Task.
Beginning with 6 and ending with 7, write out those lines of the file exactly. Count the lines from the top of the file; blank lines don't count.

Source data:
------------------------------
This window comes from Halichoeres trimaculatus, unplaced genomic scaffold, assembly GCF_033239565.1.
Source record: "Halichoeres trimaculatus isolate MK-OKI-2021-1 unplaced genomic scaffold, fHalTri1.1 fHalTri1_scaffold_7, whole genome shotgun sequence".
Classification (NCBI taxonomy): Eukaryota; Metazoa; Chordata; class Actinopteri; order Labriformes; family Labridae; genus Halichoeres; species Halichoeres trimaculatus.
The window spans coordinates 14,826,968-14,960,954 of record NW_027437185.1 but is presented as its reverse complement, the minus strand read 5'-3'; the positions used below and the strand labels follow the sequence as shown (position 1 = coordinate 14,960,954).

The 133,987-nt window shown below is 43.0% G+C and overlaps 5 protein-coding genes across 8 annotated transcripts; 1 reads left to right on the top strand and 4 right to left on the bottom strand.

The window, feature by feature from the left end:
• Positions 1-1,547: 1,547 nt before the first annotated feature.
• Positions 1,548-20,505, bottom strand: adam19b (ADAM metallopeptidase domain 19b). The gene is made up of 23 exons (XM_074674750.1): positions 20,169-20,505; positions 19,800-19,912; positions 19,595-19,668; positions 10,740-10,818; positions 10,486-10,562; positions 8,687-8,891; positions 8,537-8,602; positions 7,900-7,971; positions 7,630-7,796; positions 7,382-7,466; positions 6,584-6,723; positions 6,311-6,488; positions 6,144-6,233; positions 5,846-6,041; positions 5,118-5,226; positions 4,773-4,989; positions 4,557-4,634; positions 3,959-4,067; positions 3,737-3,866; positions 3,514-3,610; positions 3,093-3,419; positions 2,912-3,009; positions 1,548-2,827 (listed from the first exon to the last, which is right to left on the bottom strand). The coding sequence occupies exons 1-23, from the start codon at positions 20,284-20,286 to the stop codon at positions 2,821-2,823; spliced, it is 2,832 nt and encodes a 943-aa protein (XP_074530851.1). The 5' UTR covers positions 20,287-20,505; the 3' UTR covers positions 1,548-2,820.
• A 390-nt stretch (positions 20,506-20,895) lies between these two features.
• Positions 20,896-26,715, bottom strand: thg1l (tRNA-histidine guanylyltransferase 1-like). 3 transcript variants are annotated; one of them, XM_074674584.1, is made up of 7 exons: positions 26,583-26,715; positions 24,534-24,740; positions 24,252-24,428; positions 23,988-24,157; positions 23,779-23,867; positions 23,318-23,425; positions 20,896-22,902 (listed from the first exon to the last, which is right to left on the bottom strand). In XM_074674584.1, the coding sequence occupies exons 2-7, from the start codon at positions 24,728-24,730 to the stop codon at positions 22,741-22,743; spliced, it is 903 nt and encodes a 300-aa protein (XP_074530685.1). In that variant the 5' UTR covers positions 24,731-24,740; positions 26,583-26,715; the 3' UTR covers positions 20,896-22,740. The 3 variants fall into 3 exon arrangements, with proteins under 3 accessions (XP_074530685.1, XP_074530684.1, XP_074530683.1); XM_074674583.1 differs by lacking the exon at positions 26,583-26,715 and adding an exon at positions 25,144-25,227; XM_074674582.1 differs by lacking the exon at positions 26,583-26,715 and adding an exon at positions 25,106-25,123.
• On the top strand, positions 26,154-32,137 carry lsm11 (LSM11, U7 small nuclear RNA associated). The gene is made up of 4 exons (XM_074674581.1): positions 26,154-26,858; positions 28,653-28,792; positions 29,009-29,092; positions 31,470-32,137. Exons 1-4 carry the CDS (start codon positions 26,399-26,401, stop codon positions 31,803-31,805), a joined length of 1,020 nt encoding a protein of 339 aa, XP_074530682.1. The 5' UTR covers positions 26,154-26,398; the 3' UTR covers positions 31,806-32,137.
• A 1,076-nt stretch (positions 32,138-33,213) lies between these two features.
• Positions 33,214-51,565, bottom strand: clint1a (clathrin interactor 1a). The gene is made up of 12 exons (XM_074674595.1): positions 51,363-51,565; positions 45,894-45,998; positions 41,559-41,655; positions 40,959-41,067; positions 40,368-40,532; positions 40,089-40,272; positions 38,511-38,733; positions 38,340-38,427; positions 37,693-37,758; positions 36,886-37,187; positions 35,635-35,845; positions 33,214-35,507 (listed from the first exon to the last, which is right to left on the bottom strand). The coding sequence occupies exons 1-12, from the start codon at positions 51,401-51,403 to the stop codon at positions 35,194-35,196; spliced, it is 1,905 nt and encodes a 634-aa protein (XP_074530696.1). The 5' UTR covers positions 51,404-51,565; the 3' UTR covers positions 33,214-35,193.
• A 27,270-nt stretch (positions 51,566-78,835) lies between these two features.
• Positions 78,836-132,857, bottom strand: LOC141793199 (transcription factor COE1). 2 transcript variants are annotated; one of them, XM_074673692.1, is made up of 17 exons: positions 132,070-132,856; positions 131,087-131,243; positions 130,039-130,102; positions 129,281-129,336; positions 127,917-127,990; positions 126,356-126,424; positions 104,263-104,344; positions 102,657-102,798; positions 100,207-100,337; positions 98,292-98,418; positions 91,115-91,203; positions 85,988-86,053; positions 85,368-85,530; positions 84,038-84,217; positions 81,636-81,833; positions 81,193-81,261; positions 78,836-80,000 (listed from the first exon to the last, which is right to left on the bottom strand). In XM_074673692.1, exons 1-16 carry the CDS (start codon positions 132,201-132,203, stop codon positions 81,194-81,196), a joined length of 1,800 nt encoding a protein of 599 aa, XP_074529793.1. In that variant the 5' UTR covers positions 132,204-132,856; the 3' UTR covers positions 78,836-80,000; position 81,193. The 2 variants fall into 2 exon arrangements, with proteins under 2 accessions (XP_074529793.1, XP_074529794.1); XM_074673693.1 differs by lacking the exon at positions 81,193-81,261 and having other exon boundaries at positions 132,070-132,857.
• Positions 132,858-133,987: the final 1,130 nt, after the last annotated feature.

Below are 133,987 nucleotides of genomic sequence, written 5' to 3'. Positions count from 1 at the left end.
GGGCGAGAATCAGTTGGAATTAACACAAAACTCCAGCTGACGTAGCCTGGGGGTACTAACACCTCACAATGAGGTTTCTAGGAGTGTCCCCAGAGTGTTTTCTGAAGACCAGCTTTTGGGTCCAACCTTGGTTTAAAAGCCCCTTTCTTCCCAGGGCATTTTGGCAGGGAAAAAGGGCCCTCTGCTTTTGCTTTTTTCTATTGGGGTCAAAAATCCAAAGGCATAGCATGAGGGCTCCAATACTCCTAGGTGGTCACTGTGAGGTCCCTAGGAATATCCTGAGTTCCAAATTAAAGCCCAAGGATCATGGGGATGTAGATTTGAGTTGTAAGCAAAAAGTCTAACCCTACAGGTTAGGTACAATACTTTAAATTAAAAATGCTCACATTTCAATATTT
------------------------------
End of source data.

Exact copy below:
The window, feature by feature from the left end:
• Positions 1-1,547: 1,547 nt before the first annotated feature.